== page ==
I wonder if anybody else in the world, except Michael Frayn and myself, remembers Gasbag’s [Mr Brady, Irish] English classes at Kingston Grammar School; he was one of the many great eccentrics there under whose spell I fell one way and another. One day, without telling us what the purpose was, he set us, for homework, to make a list of ten ‘likes’ and ten ‘dislikes’. I have forgotten everything except what was at the top of my list of ‘likes’ – LIVING. Bemused, I found I was alone in having to write an essay on that subject; everybody else had to choose a ‘dislike’. It was after this that he advised me to spend half-an-hour a day in what would now be called ‘meditation’; that helped me to define my regular cycle rides to Wimbledon Common as ‘meditation’, communing with trees & ferns & hidden dark ponds & pathways.
My visits to the Common were much longer than half-an-hour so I was already doing what he suggested to excess; how many things that I’ve done in my life have I only recognised as having a quasi-official ‘name’ after the event!
This was in the third year at grammar school – 1950/51.
Looking back I would identify all my solitary times – they were so frequent – as grabbing the opportunity for thinking, communing with something much larger than my self, self-remembering even – this is me being me here and now. I fixed many moments, hurled them ‘out of time’ by saying to myself, “I shall remember this moment forever…” Though I think this habit came from my own brainbox, Gasbag was undoubtedly a First Education unsung genius.
I did get much valuable learning during First Education, mostly by accident, I think; I swam against a tide I did not understand for the most part. (Second Education in the Fourth Way is the time when, eventually, having discovered that ‘there must be more to life than this’ you are able to stand back and view the scheme of things in Meta-I)
In spite of my own many deficiencies, First Education prepared me to make the most of four days in Yorkshire in May 2014 during which I wrote two poems:-
in a deckchair
on Cawood Castle gatehouse roof
by ducking down low
you can obliterate all visual clues
to the life of other ordinary human-beings –
it facilitates the observation of trees
both near & far with new spring growth
and a grand covering of clouds
swimming in blue: grey-black
cream grey-blue riven
with the screams of swifts
– their thin black scythes
unless you also shut your ears
you cannot expunge the murmuring world:
dog bark; chaffinches’ wide-apart converse;
an election address of sorts; the emptying
of merchandise on a pavement; an angry shout;
the hammering of wooden frameworks;
the lawns that must be mowed;
jackdaws ca-ing down by the river-wood;
all the indolent machinery of events;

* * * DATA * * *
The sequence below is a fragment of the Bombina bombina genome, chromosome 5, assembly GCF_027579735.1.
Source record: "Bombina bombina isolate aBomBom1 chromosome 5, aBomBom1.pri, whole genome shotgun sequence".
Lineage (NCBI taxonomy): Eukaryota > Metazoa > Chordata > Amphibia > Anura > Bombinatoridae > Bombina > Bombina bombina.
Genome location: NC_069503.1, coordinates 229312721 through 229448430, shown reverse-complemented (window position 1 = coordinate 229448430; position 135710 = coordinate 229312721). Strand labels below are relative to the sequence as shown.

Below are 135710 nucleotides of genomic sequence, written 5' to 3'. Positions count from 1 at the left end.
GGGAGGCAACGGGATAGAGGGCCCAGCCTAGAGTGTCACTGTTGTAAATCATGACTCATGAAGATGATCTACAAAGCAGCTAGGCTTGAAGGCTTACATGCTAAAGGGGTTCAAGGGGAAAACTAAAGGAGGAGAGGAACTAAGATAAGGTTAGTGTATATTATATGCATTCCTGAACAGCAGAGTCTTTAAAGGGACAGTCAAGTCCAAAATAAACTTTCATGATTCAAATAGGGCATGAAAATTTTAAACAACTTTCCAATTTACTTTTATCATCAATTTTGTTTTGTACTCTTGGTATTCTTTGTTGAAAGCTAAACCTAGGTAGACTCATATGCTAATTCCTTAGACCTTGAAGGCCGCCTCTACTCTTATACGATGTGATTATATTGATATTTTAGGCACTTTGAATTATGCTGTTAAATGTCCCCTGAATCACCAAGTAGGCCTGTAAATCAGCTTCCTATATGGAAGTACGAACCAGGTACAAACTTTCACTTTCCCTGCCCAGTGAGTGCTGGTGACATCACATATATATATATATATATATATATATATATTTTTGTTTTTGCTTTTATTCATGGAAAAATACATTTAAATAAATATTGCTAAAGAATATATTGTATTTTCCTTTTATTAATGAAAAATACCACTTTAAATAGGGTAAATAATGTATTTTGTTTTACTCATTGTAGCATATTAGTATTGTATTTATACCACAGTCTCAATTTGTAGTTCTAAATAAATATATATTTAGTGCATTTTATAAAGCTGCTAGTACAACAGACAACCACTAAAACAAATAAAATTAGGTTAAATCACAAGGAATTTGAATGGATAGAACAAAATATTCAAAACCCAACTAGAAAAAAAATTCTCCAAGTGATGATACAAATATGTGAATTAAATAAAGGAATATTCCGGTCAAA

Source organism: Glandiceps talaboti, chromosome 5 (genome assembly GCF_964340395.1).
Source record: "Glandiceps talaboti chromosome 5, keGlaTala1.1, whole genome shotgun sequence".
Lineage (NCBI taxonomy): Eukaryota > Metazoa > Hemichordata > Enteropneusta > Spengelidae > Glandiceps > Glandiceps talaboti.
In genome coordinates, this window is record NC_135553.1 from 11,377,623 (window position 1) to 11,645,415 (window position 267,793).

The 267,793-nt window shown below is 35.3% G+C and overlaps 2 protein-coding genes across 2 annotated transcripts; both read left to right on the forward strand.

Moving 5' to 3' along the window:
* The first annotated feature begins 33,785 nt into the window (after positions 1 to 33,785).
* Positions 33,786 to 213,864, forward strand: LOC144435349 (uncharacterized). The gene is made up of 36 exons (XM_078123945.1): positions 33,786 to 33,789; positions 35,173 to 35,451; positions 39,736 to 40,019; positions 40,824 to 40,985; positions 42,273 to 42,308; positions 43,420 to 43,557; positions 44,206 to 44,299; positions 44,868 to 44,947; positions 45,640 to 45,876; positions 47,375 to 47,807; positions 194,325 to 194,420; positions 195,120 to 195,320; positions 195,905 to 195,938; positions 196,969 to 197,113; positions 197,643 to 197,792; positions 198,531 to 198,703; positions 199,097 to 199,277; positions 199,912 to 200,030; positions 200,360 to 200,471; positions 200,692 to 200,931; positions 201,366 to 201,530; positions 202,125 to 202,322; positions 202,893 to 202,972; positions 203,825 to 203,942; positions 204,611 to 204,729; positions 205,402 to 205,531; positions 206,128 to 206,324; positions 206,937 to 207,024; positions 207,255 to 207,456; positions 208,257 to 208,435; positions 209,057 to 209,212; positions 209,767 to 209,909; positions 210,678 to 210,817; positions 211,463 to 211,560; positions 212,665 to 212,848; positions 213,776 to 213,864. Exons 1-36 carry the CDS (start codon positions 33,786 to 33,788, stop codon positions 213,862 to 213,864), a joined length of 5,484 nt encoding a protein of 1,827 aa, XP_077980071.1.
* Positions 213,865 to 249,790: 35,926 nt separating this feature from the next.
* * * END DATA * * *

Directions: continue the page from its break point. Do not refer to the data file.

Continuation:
children gaily returning
from some long angelic day of learning
and occasionally there’s ragged rain
the church a mile off begins
to strike an hour – you count
to a stop at four –
rather pleased as it turns out
that your afternoon still has time to read
about ‘the lip-clicks of worms’
and Edith Sitwell’s view that
‘the busy dusty world
is too deafened by the sound
of the machines that it has made
for the trapping & murdering of time
to listen to those sounds
that are clear as the songs of angels’
at the end of the garden
for the itchy lump on my hand;
I invite it in for dinner
one evening – however what it hears
is by no means my intention
but a terrific vibration of thunder:
it is terrified as if at the beginning
of some great cosmic upheaval
and kneels down to pray
thus we – at the sound of
the notional Voice of God
Thinking about it after the event, climbing up and down the arduous spiral staircase was the vertical plane of no-time, the listing of events was about receiving pure impressions, counting church clock chimes was being on the horizontal plane of tick-tock time and the whole was an act of self-remembering. Being up on the roof was to stand in Meta-I.
The gnat is just one of life’s little annoyances of which you are to observe its positive intention, looking ‘otherwise’, observing it from a slightly different angle.
3 thoughts on “CASTLE GNATS & WORMS (R7)”
After reading this latest remembrance of yours, Colin, I find myself hoping that you will find the time not only to assemble your poems into a “Selections” compilation, as you mentioned in one of your comments to your previous post on H.G.Wells, but also that you will consider organizing the stunning memories you’ve been chronicling on this blog into a book-length memoir.
Tom – I’m currently polishing ROOM 6. It consists mostly of expanded downloads from these Globs. I much prefer a proper book to these e-presentations but they’ve been a good discipline and to have a few people respond like you do is rather nicely humbling! I’ll send you a copy when it’s done! Colin
Can’t wait to receive this latest installment of your “Room” series, Colin. I shall have to clear some more space on my bookshelves to accommodate my ever-growing Blundell section! A most pleasant task, indeed ….